The Janus Face of Turkey
The Janus Face of Turkey
Ever since the Justice and Development Party, or AK Party, came to power in 2002, Turkey’s new ideological orientation has been questioned in many European capitals, and of course in the US. With strong Islamic credentials, the AK party is seen as re-orienting Turkey’s foreign policy away from the West and towards the Middle East and the Islamic World. This worries Western countries, particularly America and Israel, who see the move as anti-Western.
The worry is based on the fallacious belief that to be pro-Islam or pro-Middle East is to be inherently anti-Western in political and cultural orientation. To look to the Middle East is not to turn against the West. Turkey’s foreign policy can be both pro-Western and Middle Eastern at the same time. In fact, the kind of pro-Western role expected of Turkey is seen by many Turks as a pursuance of Western interests through Turkey. Furthermore, Turkey’s own interests do not carry much weight in capitals ranging from Brussels to Washington, D.C. At the same time, an unquestioning loyalty to Western interests seems to be a prerequisite for Turkey to be considered pro-Western. Turkey is coming of age as a power with a growing economy and strong demography. It has increasingly refused to play its hitherto subservient role. Turks believe that it is for this reason that Turkey’s Western orientation is increasingly called into question.
However, in the long run a more critical Turkey will be morebeneficial to Western interests than a blindly loyal one. A Turkey that refuses to do the West’s bidding and questions unwise decisions would reduce mistakes that Western powers still continue to make when dealing with the Islamic or Middle Eastern world. In fact, a more critical Turkey has the potential to be both pro-Western and pro-Middle Eastern at the same time. On the other hand, it is possible for Turkey to be both anti-Western and anti-Middle Eastern at the same time. Like any state, it may choose to maximize its self-interest at the cost of both its Western allies and neighbors in the Middle East.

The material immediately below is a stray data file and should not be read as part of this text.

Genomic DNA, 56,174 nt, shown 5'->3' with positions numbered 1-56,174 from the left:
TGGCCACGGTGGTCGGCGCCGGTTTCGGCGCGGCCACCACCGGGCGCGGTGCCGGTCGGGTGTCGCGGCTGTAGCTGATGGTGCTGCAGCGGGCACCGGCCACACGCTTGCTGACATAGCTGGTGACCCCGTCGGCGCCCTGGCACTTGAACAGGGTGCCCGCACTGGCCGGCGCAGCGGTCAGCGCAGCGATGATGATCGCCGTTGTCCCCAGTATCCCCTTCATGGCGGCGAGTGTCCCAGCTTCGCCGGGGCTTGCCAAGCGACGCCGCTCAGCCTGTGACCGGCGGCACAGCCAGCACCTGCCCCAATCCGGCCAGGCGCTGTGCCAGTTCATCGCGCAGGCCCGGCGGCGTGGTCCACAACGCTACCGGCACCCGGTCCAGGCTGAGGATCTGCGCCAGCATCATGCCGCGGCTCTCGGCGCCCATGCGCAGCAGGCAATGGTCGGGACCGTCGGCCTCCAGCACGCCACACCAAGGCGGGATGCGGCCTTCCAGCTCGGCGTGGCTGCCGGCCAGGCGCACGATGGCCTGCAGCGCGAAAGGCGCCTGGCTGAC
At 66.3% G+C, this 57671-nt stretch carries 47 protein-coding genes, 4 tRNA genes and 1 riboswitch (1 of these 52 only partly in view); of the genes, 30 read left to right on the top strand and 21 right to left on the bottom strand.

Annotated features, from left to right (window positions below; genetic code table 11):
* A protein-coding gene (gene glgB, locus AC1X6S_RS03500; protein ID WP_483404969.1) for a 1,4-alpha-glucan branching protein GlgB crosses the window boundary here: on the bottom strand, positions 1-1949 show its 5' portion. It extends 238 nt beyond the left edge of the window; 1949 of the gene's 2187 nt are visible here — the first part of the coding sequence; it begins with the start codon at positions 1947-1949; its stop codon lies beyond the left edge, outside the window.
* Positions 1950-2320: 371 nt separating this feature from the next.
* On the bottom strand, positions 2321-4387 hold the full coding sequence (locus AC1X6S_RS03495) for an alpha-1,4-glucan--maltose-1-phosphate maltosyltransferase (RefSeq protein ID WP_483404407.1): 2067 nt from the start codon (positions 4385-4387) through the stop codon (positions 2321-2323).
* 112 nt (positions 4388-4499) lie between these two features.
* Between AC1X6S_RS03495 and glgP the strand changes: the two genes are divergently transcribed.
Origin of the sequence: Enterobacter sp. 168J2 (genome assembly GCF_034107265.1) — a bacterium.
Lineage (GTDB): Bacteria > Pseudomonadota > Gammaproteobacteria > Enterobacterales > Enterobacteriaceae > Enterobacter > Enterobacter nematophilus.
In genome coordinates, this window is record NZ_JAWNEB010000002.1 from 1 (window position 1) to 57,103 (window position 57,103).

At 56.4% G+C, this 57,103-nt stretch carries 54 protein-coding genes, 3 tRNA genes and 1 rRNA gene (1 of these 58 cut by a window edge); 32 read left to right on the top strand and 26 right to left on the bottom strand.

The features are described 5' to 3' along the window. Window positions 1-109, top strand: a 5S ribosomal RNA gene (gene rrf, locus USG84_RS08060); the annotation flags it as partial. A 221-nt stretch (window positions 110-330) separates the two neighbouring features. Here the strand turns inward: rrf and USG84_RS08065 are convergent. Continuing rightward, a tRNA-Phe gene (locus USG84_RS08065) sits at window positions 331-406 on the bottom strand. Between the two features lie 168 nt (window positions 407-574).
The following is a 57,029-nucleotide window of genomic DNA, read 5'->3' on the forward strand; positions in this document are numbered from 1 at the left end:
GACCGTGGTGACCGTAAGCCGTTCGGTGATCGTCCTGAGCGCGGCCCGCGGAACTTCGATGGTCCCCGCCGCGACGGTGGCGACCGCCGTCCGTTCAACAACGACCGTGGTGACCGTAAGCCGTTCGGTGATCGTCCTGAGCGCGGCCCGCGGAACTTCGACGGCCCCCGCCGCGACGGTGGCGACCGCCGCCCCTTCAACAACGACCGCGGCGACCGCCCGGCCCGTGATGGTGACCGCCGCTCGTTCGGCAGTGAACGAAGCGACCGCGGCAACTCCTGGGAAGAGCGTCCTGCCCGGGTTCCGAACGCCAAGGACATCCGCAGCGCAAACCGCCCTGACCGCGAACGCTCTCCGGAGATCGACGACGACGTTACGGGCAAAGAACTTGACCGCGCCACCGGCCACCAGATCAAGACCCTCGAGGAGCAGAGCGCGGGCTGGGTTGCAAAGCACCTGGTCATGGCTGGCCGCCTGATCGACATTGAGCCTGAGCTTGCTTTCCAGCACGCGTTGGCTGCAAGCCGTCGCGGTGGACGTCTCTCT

Furthermore, due to its historical involvement both in the West and in the Islamic world, Turkey will always have a twin focus. It will look both East and West as its unique geographical position enables it to play a role in both regions. The answer to the question of which way Turkey will turn under the AK Party’s leadership is simply that Turkey is “Janus Faced” and will keep its eye on both directions. The AK Party’s Islamic background places them in a favorable place in its dealing with the Islamic/Middle Eastern World. This does not necessarily mean that they will inevitably become more hostile towards the West.
History teaches us that countries shift their foreign policies in different directions, sometimes even radically, and there are no permanent friends or foes in politics. Flexibility is the most significant tool in any diplomat’s toolbox. Like any other independent nation, Turkey has the right to adopt a foreign policy that better suits its needs. It has now acquired the confidence to behave as an increasingly independent nation.
My final point is that assuming regions like “the West,” “the Middle East” and “the Islamic World” are homogeneous is presumptuous. Countries in these regions have contending interests, although these regions as a whole may share many interests. Furthermore, the separation between the West and the Middle East is often not as deep and wide as people imagine. They share similar interests and, when the interests convalesce, an independent Turkish foreign policy could act as a bridge builder between both sides. For Turkey to do so, the AK Party has to first organize its own party and constructively deal with the issues of Kurdish political rights, secularist fear, and participatory democracy.